Oh, and one more thing: Forget this "below invoice" nonsense pushed by some consumer groups. It's a mug's game and you won't win it.
--
TeGGeR

The Unofficial Honda/Acura FAQ
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More from that URL:
Others have given good advice in this thread. Here are some warnings about sly tricks.
If your wife is with you and the salesman leaves you alone in a little office while he "checks with the sales manager", watch what you say. Dealers have been known to bug such places so they can get hints about how ready you really are to buy and what your price is.
Watch the guy with the adding machine! Re-check his totals. They've been known to tell you they're knocking $ off and slip them right back in again. Not so important if there aren't a lot of options.
Don't be a rug merchant. Haggling is all very well but don't be too greedy. Know what the car is worth and don't ask for too large a price cut.
Make sure your bank or credit union can't do better for you than their finance guy. If you have cash from a personal line of credit at your bank, don't tell the dealer. He may be giving you a deal on the car with the intent of screwing you on the financing.
With hybrids, don't forget to factor the cost of replacement batteries into the maintenance costs.
Then there's that 'extended warranty' business which I'll leave others to comment on.
----------------------------------------
Another pece of advice, related to the excerpt above. Shop ALONE. If you bring your wife, they /will/ find a way of working the two of you against each other, to your disadvantage. Your wife should decide beforehand what she wants, then YOU (or her) go in alone to negotiate.
--
TeGGeR


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awesome advice! thanks.
say, do you wanna come help me haggle a price for this car?
the one thing i have going for me is that there's six or seven Toyota dealerships in Vancouver city proper ... i could "walk away" from a bunch of them no problem.
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wrote:
~um ... sorry if this has been gone over a million times. i tried a ~google search in this newsgroup + edmonds auto but nothing definitive ~and current has come about. ~ ~with the price of gas going nuts in Canada (and particularly ~schizophrenic in Vancouver), i also find myself in the market for a new ~car. i'm looking at a 2005 Echo RS (or waiting for the new + rumoured ~Echo 2006/Vitz -- supposedly due anytime between now and december). ~after all is said and done with my package i've gone from a base of ~$12000 to over $22000, after taxes, freight, etc. ~ ~but what is the deal with Access Pricing? on several parts of the Toyota ~website, it states that individual Toyota dealers are allowed to set ~prices ... and yet five different Toyota dealers i've spoken to have ~identical pricing -- with no room for negotiation. ~ ~i've even asked them point-blank "so if there's nothing to negotiate, ~why should i buy from you or any other Toyota dealer?" ALL of them ~replied with "service", and two of them also added, "but there really ~isn't any difference." (i'm paraphrasing, of course.) ~ ~i've found info on lawsuits against Toyota for "price-fixing" because of ~Access Toyota, and also rumours of the demise of the Access program ... ~but those date back more than one year. ~ ~so ... is Access Toyota REALLY here to stay? any pointers for a buyer ~interested in a new Toyota? and also: does Access Pricing also apply to ~any used Toyotas i might buy from a Toyota dealer? ~ ~thanks for any info!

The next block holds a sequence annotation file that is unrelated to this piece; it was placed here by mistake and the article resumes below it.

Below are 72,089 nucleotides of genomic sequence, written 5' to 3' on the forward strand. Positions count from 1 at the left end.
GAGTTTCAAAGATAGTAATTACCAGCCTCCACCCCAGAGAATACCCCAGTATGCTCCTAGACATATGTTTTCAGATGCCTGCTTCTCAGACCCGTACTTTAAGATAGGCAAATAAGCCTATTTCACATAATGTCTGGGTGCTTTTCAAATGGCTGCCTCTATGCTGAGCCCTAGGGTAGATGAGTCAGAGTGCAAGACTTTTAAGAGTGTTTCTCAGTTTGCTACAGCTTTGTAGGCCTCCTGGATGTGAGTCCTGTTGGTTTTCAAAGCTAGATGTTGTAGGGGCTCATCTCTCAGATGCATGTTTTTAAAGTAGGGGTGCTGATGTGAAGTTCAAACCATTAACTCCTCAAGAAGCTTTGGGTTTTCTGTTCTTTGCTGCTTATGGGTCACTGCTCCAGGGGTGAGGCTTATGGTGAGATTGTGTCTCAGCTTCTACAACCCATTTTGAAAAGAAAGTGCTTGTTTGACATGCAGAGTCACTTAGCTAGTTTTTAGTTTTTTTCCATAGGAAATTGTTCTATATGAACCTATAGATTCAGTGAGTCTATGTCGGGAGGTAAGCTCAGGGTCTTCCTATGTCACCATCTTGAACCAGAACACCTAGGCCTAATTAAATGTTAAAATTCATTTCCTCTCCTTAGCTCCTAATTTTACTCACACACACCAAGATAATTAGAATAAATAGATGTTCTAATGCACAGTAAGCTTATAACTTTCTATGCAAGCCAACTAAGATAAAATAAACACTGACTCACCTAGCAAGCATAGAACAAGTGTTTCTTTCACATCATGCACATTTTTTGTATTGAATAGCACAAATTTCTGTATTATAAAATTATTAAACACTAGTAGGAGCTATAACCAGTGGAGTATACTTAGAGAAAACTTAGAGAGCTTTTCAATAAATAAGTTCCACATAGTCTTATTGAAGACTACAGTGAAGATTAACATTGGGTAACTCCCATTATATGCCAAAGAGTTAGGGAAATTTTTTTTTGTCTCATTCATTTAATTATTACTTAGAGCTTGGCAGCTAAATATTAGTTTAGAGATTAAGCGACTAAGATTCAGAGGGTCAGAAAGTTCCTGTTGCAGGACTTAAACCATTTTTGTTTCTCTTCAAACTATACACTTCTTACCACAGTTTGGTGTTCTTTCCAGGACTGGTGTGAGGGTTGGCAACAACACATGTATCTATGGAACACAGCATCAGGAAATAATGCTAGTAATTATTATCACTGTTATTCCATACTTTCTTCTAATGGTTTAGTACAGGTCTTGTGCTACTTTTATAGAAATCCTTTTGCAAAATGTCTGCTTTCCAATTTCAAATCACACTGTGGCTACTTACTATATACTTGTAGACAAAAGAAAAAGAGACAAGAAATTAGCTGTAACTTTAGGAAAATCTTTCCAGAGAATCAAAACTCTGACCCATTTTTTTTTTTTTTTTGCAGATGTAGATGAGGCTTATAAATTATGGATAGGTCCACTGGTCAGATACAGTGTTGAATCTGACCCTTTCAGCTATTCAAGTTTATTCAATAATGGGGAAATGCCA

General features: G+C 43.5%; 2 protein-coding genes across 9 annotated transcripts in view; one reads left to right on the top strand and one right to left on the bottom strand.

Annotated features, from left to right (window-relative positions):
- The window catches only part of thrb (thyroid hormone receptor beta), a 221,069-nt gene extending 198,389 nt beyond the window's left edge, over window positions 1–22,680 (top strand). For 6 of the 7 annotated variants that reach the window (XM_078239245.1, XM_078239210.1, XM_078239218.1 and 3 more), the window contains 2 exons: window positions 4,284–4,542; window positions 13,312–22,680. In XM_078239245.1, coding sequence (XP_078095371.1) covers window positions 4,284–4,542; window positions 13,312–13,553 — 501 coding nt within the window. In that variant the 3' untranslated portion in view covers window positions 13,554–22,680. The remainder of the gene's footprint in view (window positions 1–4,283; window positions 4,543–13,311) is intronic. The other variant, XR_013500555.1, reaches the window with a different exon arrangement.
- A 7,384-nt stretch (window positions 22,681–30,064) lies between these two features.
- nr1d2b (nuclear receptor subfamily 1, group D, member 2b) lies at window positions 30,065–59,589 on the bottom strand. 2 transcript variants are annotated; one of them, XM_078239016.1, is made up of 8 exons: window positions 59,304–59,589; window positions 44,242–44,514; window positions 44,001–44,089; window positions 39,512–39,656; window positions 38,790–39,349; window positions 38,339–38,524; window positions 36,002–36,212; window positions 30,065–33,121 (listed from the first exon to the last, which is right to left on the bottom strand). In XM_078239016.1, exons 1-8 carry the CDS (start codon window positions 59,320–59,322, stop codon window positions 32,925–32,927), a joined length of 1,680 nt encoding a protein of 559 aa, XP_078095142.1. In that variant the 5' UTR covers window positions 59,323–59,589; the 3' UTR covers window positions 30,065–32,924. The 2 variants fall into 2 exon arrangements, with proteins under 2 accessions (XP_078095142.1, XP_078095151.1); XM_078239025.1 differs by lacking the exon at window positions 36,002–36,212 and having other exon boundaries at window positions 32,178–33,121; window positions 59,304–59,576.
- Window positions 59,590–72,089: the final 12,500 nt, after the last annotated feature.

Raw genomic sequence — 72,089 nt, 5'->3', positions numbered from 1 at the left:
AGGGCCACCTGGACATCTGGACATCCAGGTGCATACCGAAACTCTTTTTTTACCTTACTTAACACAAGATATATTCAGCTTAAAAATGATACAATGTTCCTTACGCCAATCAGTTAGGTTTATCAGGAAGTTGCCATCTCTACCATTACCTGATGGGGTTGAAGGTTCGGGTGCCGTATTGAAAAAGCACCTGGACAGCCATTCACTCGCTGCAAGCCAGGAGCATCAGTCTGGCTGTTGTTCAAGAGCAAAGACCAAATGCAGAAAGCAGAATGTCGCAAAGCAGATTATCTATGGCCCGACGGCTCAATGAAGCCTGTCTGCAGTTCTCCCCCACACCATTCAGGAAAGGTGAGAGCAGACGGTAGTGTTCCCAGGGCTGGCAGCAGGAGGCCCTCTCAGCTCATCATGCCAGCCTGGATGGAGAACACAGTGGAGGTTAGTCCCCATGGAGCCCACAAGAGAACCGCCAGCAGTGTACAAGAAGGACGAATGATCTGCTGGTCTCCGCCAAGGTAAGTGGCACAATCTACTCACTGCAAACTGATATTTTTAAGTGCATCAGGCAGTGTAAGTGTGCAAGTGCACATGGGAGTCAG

Hey, the access price is $20 below MSRP -- what more do you want? Toyota feels that's a fair <cough> market price in Canada.
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You are doing well, if on a cash deal, the dealer pays your one tax. You are doing very well if he pays both taxes, this is unlikely.
On a $30000 msrp, the dealer profit is about 15% without any rebates or incentives. ($4500). Some dealers will not negotiate, unless there quota is not met. So getting it down to $27900,, would be notting to sneeze at. Try buying on the net, and not in person, stick with the one dealer for awhile, ( about 5 or 10 emails.)
Some models are so hot that they could sell over the msrp, as supply is short. Supply to the west coast got the short end of the stick onceinawhile.
wrote: